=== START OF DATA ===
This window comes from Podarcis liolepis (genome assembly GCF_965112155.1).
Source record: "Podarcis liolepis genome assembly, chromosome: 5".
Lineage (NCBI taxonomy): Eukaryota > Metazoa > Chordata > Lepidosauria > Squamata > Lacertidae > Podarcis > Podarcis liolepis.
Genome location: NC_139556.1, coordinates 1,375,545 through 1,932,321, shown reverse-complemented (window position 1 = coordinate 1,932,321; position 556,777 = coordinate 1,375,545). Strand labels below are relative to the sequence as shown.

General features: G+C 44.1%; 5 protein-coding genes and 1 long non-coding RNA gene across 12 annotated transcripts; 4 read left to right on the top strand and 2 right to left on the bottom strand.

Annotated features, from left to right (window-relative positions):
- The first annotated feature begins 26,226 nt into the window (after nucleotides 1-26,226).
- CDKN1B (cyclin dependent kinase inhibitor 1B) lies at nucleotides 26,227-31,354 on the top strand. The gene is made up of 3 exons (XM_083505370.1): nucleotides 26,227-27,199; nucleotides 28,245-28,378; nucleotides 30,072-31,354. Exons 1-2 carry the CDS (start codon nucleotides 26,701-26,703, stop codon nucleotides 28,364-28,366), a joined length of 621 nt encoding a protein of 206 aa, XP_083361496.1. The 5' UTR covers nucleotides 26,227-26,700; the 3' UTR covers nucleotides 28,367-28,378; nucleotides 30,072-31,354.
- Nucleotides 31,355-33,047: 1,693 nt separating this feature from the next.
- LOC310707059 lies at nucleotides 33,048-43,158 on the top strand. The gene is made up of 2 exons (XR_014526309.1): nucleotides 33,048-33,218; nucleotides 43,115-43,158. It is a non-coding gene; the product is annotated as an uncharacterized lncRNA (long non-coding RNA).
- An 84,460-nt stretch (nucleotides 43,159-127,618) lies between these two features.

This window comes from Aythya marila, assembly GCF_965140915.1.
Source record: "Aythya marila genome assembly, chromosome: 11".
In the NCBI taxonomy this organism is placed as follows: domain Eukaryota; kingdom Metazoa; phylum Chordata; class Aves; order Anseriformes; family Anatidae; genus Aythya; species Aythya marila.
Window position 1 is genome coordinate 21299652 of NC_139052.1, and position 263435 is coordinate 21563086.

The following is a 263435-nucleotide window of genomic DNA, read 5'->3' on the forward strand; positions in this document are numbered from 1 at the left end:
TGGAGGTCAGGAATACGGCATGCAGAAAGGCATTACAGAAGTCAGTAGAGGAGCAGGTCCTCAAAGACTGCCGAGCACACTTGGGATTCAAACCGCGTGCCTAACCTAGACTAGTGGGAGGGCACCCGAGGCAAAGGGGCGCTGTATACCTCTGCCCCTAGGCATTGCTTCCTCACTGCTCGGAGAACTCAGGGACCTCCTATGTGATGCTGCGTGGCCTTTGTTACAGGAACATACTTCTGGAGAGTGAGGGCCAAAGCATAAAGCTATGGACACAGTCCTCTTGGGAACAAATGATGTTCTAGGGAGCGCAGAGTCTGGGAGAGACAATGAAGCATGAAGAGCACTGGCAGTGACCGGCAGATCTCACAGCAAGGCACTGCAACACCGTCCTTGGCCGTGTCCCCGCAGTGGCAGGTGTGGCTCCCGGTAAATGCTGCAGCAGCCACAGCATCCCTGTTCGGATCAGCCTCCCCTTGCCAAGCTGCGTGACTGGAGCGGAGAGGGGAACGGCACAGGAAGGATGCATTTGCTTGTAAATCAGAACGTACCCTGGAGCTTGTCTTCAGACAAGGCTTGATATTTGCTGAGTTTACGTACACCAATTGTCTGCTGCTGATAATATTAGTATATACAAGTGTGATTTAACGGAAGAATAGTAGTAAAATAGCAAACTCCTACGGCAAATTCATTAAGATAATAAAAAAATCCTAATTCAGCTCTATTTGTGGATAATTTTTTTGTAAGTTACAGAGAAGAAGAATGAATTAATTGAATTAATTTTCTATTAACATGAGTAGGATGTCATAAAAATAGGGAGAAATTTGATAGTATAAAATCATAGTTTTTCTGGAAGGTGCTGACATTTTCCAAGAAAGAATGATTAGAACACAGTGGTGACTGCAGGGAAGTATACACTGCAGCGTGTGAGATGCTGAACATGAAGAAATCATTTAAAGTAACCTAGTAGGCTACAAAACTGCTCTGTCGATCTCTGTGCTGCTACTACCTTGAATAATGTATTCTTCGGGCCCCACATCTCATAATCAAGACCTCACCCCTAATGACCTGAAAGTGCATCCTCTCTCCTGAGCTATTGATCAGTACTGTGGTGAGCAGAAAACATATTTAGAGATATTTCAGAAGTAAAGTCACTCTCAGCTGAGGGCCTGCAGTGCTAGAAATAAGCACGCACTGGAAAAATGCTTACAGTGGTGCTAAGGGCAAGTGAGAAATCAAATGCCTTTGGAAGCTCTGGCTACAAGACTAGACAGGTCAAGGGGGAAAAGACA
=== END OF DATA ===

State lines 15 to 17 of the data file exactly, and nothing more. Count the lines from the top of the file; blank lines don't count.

Window position 1 is genome coordinate 21299652 of NC_139052.1, and position 263435 is coordinate 21563086.

The following is a 263435-nucleotide window of genomic DNA, read 5'->3' on the forward strand; positions in this document are numbered from 1 at the left end:
TGGAGGTCAGGAATACGGCATGCAGAAAGGCATTACAGAAGTCAGTAGAGGAGCAGGTCCTCAAAGACTGCCGAGCACACTTGGGATTCAAACCGCGTGCCTAACCTAGACTAGTGGGAGGGCACCCGAGGCAAAGGGGCGCTGTATACCTCTGCCCCTAGGCATTGCTTCCTCACTGCTCGGAGAACTCAGGGACCTCCTATGTGATGCTGCGTGGCCTTTGTTACAGGAACATACTTCTGGAGAGTGAGGGCCAAAGCATAAAGCTATGGACACAGTCCTCTTGGGAACAAATGATGTTCTAGGGAGCGCAGAGTCTGGGAGAGACAATGAAGCATGAAGAGCACTGGCAGTGACCGGCAGATCTCACAGCAAGGCACTGCAACACCGTCCTTGGCCGTGTCCCCGCAGTGGCAGGTGTGGCTCCCGGTAAATGCTGCAGCAGCCACAGCATCCCTGTTCGGATCAGCCTCCCCTTGCCAAGCTGCGTGACTGGAGCGGAGAGGGGAACGGCACAGGAAGGATGCATTTGCTTGTAAATCAGAACGTACCCTGGAGCTTGTCTTCAGACAAGGCTTGATATTTGCTGAGTTTACGTACACCAATTGTCTGCTGCTGATAATATTAGTATATACAAGTGTGATTTAACGGAAGAATAGTAGTAAAATAGCAAACTCCTACGGCAAATTCATTAAGATAATAAAAAAATCCTAATTCAGCTCTATTTGTGGATAATTTTTTTGTAAGTTACAGAGAAGAAGAATGAATTAATTGAATTAATTTTCTATTAACATGAGTAGGATGTCATAAAAATAGGGAGAAATTTGATAGTATAAAATCATAGTTTTTCTGGAAGGTGCTGACATTTTCCAAGAAAGAATGATTAGAACACAGTGGTGACTGCAGGGAAGTATACACTGCAGCGTGTGAGATGCTGAACATGAAGAAATCATTTAAAGTAACCTAGTAGGCTACAAAACTGCTCTGTCGATCTCTGTGCTGCTACTACCTTGAATAATGTATTCTTCGGGCCCCACATCTCATAATCAAGACCTCACCCCTAATGACCTGAAAGTGCATCCTCTCTCCTGAGCTATTGATCAGTACTGTGGTGAGCAGAAAACATATTTAGAGATATTTCAGAAGTAAAGTCACTCTCAGCTGAGGGCCTGCAGTGCTAGAAATAAGCACGCACTGGAAAAATGCTTACAGTGGTGCTAAGGGCAAGTGAGAAATCAAATGCCTTTGGAAGCTCTGGCTACAAGACTAGACAGGTCAAGGGGGAAAAGACA